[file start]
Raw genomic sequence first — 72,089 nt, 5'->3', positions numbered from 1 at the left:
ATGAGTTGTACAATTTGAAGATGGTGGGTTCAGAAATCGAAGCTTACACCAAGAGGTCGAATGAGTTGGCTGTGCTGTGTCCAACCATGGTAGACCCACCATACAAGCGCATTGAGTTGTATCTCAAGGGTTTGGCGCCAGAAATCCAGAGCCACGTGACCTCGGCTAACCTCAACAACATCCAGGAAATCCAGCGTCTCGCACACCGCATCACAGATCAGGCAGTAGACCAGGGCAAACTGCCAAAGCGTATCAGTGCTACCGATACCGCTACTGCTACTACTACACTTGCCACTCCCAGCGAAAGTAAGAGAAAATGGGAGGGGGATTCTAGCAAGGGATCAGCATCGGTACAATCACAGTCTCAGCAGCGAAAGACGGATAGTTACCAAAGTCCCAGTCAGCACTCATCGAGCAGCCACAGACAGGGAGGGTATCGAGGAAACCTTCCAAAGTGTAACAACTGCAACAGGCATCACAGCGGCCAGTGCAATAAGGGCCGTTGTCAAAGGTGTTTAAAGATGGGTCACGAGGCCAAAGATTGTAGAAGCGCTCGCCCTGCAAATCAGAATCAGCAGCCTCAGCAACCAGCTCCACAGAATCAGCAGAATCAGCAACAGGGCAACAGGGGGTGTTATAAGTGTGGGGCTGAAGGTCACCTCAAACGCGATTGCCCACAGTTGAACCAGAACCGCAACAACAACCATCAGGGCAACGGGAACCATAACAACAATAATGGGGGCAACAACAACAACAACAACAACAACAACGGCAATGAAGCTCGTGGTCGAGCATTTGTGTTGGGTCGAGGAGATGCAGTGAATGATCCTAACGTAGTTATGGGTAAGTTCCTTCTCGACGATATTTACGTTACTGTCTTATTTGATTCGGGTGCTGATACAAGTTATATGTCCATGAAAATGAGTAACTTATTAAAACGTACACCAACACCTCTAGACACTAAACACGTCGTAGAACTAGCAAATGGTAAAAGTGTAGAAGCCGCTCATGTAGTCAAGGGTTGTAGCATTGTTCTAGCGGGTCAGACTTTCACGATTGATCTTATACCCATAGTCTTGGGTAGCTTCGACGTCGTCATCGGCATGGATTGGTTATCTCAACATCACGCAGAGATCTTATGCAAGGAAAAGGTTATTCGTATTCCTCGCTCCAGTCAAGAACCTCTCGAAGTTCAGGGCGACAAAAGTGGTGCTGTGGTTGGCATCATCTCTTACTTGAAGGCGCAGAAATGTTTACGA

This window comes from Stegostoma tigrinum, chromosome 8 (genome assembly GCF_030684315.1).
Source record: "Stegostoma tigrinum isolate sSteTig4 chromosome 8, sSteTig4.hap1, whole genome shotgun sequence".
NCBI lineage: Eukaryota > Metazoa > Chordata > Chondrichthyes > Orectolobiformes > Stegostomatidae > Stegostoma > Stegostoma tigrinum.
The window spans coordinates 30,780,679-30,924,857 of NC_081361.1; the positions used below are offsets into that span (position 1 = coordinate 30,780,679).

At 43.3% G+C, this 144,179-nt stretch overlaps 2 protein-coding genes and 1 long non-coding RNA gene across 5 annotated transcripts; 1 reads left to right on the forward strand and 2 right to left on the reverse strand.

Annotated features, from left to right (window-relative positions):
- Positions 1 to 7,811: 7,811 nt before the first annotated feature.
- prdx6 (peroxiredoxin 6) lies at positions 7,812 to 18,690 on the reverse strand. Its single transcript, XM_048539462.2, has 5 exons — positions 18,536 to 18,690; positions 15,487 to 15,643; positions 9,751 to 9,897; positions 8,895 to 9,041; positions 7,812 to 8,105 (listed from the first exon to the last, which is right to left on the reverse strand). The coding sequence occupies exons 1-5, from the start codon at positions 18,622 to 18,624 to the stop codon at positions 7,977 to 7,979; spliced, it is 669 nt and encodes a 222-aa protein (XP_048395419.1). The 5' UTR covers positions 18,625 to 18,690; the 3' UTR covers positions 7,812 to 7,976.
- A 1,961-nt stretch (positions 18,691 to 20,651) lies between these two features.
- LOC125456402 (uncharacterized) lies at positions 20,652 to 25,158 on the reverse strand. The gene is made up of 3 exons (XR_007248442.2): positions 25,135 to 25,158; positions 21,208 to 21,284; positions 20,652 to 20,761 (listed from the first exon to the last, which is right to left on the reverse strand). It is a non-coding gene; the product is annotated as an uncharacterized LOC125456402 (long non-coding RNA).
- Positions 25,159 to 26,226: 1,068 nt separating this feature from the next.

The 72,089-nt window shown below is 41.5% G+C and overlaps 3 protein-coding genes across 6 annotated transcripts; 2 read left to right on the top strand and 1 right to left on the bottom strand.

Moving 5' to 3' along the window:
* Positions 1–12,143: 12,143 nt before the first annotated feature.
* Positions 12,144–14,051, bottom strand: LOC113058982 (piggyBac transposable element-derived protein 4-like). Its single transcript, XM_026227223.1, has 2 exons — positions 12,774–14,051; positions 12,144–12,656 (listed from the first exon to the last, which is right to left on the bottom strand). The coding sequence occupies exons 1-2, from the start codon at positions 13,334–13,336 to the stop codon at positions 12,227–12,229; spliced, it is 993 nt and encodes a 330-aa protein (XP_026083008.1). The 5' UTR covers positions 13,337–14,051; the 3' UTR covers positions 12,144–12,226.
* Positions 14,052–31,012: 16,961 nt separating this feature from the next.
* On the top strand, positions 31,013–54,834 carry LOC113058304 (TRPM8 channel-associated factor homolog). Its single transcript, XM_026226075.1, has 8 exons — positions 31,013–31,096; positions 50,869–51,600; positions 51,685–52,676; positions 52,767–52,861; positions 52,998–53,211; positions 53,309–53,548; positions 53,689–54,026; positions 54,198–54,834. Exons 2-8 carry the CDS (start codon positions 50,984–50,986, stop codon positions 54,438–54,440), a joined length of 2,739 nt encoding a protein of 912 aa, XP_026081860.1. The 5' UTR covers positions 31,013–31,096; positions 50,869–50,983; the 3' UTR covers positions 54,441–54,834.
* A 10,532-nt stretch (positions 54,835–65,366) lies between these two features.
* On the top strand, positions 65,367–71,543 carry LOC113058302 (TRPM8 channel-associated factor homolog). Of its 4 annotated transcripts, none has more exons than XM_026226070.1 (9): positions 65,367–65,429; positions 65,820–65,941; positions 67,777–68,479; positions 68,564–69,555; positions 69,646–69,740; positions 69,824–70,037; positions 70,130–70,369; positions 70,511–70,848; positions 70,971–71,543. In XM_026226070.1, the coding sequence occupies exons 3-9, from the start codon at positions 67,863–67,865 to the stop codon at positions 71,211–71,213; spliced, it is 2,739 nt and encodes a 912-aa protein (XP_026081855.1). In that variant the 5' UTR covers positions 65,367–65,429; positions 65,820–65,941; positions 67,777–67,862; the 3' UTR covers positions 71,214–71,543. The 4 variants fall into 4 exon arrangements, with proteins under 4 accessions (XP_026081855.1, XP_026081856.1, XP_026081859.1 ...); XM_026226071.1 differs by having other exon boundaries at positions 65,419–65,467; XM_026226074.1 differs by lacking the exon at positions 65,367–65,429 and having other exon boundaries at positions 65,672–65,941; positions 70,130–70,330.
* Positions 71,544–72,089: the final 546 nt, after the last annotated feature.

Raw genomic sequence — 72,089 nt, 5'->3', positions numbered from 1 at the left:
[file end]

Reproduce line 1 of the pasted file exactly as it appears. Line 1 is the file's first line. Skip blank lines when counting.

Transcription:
Raw genomic sequence first — 72,089 nt, 5'->3', positions numbered from 1 at the left: